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ERGON clears the way for customer solar

AllSafe Energy salesman Josh Goodall said the cost of installing a system that did not export power to the grid depended on how much power people wanted to use at night.
AllSafe Energy salesman Josh Goodall said the cost of installing a system that did not export power to the grid depended on how much power people wanted to use at night. Mike Knott

ERGON Energy has cleared the way for customers to install solar PV systems that do not feed power into the grid and to add battery energy storage systems in the future.

Chief executive Ian McLeod said the changes did not affect customers who already had a solar PV system and new customers would still have access to the government-mandated Queensland Solar Bonus Scheme.

Eligible Ergon Energy customers whose solar PV systems with a maximum inverter capacity not exceeding five kilowatts export to the grid and receive a feed-in tariff of 9.07 cents a kilowatt hour, as set by the Queensland Competition Authority.

Mr McLeod said the new standards responded to the challenges of solar PV systems exporting back into the grid, which was designed and built for one-way electricity flows.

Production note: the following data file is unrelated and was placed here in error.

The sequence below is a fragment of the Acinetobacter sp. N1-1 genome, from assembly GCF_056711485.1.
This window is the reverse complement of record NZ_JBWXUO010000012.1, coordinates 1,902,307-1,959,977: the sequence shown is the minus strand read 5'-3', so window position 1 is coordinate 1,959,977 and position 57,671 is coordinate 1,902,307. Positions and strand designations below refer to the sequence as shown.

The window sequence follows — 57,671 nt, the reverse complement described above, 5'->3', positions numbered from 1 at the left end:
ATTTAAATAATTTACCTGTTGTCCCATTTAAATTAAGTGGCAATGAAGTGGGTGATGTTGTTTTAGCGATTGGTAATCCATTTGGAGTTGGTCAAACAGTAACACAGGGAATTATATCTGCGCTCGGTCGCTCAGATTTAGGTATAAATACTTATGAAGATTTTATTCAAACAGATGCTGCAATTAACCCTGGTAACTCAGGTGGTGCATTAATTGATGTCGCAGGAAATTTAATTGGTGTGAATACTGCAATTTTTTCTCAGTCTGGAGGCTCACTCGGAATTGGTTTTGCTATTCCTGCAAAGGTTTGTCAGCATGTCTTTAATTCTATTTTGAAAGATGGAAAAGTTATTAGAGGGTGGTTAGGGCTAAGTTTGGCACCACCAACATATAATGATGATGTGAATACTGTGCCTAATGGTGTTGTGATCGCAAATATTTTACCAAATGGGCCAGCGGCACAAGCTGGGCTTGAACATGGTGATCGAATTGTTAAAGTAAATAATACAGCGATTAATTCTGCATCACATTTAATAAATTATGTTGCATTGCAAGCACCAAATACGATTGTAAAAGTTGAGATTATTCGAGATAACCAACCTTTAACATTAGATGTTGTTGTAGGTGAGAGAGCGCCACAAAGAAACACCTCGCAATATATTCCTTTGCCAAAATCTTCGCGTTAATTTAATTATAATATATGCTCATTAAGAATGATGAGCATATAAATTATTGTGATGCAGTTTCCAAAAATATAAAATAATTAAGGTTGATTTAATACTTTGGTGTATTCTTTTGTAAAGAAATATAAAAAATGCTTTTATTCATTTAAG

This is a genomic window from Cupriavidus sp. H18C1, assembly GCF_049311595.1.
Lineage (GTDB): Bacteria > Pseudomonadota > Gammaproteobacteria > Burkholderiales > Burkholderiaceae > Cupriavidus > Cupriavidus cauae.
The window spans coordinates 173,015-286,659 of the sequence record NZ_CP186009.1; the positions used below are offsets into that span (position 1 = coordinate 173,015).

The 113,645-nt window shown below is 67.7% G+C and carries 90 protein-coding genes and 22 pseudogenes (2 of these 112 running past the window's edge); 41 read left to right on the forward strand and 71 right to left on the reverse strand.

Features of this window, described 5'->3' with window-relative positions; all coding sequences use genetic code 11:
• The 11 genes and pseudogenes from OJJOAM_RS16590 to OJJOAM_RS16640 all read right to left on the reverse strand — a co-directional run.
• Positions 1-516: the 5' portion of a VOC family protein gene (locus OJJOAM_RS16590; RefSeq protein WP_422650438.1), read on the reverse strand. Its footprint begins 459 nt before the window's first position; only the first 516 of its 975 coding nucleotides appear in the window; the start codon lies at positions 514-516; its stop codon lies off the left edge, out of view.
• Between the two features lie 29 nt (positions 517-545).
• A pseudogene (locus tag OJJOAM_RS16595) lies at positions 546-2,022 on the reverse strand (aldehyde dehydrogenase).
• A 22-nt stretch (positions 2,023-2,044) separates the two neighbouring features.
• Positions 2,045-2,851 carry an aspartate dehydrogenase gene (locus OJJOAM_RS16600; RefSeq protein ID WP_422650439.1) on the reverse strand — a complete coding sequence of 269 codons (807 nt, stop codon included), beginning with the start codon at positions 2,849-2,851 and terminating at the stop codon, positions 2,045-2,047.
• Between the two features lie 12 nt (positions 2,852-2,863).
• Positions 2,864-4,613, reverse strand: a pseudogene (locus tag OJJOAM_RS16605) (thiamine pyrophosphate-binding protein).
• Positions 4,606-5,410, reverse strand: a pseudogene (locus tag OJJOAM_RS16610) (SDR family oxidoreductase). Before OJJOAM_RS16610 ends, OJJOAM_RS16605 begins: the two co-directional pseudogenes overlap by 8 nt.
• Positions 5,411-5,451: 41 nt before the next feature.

"Ergon has 96,000 customers with solar PV installed across regional Queensland. That equates to 17% of residential customers," he said.

"Considering there were fewer than 2000 homes with solar just five years ago, that's an almost 5000% increase, requiring Ergon Energy to manage the impacts on the network in terms of safety and reliability, while working to provide customers choice.

"In some cases, customers have their applications to install PV systems on constrained sections of the network downsized, unless they are prepared to pay for an upgrade to the network."

He said the greater benefit for customers came from using the power derived from their solar PV system rather than exporting it to the grid.

"In the longer term, if the price of battery energy storage systems falls as predicted, then it may also create an option for customers to store the excess electricity created during the day for their own use at night," he said.

"If the stored power is used during peak times, this has the potential to help manage future prices for all customers."

AllSafe Energy salesman Josh Goodall said the cost of installing a system that did not export power to the grid depended on how much power people wanted to use at night.

"You might have a bank of 20 kilowatt hours of batteries," he said.

"It's very individual - it really depends on usage and requirements."

Mr Goodall said five-kilowatt panels with a 12-kilowatt-hour battery bank would start at about $22,000.

"The scenarios we've done show it's cheaper to stay with Ergon," he said.

Topics:  bundaberg, ergon energy, solar power



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